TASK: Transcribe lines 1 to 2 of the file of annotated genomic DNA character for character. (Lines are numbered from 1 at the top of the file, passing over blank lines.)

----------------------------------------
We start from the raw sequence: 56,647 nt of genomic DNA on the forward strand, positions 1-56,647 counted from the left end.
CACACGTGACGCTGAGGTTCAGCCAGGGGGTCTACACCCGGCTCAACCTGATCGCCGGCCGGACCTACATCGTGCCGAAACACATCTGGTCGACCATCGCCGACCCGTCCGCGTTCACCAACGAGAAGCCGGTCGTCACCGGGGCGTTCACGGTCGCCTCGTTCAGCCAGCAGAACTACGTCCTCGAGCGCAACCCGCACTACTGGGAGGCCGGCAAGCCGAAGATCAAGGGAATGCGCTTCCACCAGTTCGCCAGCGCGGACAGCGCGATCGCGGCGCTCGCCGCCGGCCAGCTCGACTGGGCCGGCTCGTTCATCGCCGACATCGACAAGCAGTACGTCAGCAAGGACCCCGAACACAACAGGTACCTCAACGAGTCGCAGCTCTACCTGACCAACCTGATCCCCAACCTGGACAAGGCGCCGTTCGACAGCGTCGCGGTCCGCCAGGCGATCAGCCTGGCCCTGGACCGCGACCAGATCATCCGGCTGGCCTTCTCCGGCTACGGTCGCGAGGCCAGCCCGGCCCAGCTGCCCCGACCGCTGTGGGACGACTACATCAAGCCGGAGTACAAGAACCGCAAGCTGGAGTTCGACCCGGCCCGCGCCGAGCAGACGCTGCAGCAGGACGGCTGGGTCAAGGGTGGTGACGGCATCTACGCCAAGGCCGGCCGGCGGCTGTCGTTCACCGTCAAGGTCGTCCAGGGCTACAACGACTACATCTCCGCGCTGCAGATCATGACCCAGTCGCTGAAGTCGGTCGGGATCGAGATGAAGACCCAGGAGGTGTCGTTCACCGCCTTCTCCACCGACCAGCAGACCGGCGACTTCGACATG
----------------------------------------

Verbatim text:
We start from the raw sequence: 56,647 nt of genomic DNA on the forward strand, positions 1-56,647 counted from the left end.
CACACGTGACGCTGAGGTTCAGCCAGGGGGTCTACACCCGGCTCAACCTGATCGCCGGCCGGACCTACATCGTGCCGAAACACATCTGGTCGACCATCGCCGACCCGTCCGCGTTCACCAACGAGAAGCCGGTCGTCACCGGGGCGTTCACGGTCGCCTCGTTCAGCCAGCAGAACTACGTCCTCGAGCGCAACCCGCACTACTGGGAGGCCGGCAAGCCGAAGATCAAGGGAATGCGCTTCCACCAGTTCGCCAGCGCGGACAGCGCGATCGCGGCGCTCGCCGCCGGCCAGCTCGACTGGGCCGGCTCGTTCATCGCCGACATCGACAAGCAGTACGTCAGCAAGGACCCCGAACACAACAGGTACCTCAACGAGTCGCAGCTCTACCTGACCAACCTGATCCCCAACCTGGACAAGGCGCCGTTCGACAGCGTCGCGGTCCGCCAGGCGATCAGCCTGGCCCTGGACCGCGACCAGATCATCCGGCTGGCCTTCTCCGGCTACGGTCGCGAGGCCAGCCCGGCCCAGCTGCCCCGACCGCTGTGGGACGACTACATCAAGCCGGAGTACAAGAACCGCAAGCTGGAGTTCGACCCGGCCCGCGCCGAGCAGACGCTGCAGCAGGACGGCTGGGTCAAGGGTGGTGACGGCATCTACGCCAAGGCCGGCCGGCGGCTGTCGTTCACCGTCAAGGTCGTCCAGGGCTACAACGACTACATCTCCGCGCTGCAGATCATGACCCAGTCGCTGAAGTCGGTCGGGATCGAGATGAAGACCCAGGAGGTGTCGTTCACCGCCTTCTCCACCGACCAGCAGACCGGCGACTTCGACATG